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Towards the digital council: Socitm marks progress in new briefing

Towards the digital council: progress report, aimed at top management in local authorities, looks at key aspects of digital progress, including the performance of council websites, access to services from mobiles, engagement with stakeholders via customer accounts and social media, and approaches to digital strategy and management.

The 16pp document begins by reminding readers of the Do you Digital? test Socitm published last year, that helps council managers assess the digital commitment of their organisation as well as its capacity to deliver digital transformation. It then highlights recent research by Socitm that provides objective answers to how far councils individually and collectively have advanced over the last 12 months.

Socitm’s new web management survey, highlights of which are published in Better connected 2015, is described in the briefing. It provides information on many questions in the Do you do digital? test, including aspects of web and digital governance, strategy and policy, content management, performance and usage measurement, resources and budgets.

Also covered are results from Socitm’s digital engagement survey, that explores use by councils of a range of means of interacting digitally with customers, including customer accounts (for transacting online where customers need to identify themselves), email alerts for news and services, and social media channels. The survey also tests councils’ promotion of digital engagement to customers and other external stakeholders, including whether automated messages on the council main number promote the website. Overall, the results for digital engagement itself are significantly better than in 2014, although 1 in 5 councils still do not promote their website through their out-of-hours message.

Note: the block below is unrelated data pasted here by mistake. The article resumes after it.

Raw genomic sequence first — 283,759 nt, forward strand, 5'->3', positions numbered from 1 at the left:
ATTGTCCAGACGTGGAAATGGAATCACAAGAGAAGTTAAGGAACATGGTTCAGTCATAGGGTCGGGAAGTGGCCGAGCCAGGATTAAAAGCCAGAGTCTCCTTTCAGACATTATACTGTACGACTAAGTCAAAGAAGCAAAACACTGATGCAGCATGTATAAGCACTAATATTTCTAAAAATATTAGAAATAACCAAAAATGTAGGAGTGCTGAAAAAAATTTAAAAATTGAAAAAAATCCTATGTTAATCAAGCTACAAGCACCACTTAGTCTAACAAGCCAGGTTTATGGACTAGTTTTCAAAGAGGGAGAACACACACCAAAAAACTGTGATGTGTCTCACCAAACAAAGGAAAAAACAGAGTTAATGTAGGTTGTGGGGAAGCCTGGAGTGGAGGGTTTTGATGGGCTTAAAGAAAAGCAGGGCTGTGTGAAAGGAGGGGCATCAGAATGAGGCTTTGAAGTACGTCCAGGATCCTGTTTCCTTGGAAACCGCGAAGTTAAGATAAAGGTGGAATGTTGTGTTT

Based on the main survey carried out for Better connected, which explores the ability of websites to provide quick and easy ‘customer journeys’ and successful resolution of a series of ‘top tasks’ that most visitors to council websites want to do, progress on digital delivery has been slow. In fact, says the briefing, the performance of council websites has made only marginal progress over the past two years, particularly as they have struggled to accommodate visitors’ growing preference to access them from mobile devices.

The use of mobile devices, including smartphones and tablets, to access online information is rapidly catching up with traditional access from desktops and laptops, says the briefing. Information from Socitm’s Website performance service indicates that, by the end of 2014, 42% of visits to council websites were made on mobile devices (tablets as well as smartphones) and this continues to rise steadily.

However, Better connected reviewers found that the mobile experience is generally 25% worse than the desktop experience. ‘Responsive design’, where site presentation responds appropriately to different web browser widths, probably the best default solution for council websites, has now been implemented by nearly half of all councils, up from 26% in 2014.

One of the most surprising findings of Socitm digital research published in the briefing is that redesigning the council website is far from a guaranteed route to improving the customer experience.

Better connected 2015 scrutinised the performance of council websites that had been redesigned between April and October 2014. The results were surprising: while 22 sites (one third of those redesigned) improved their Better connected ranking or retained their (maximum) four stars, 30 sites, or about one half, did not improve or progress beyond a below par two or one star ranking.

Towards the digital council: progress report is available free of charge to Socitm Insight subscribers and Socitm corporate members and costs £50 +VAT to others. The document can be downloaded or ordered from socitm.net.

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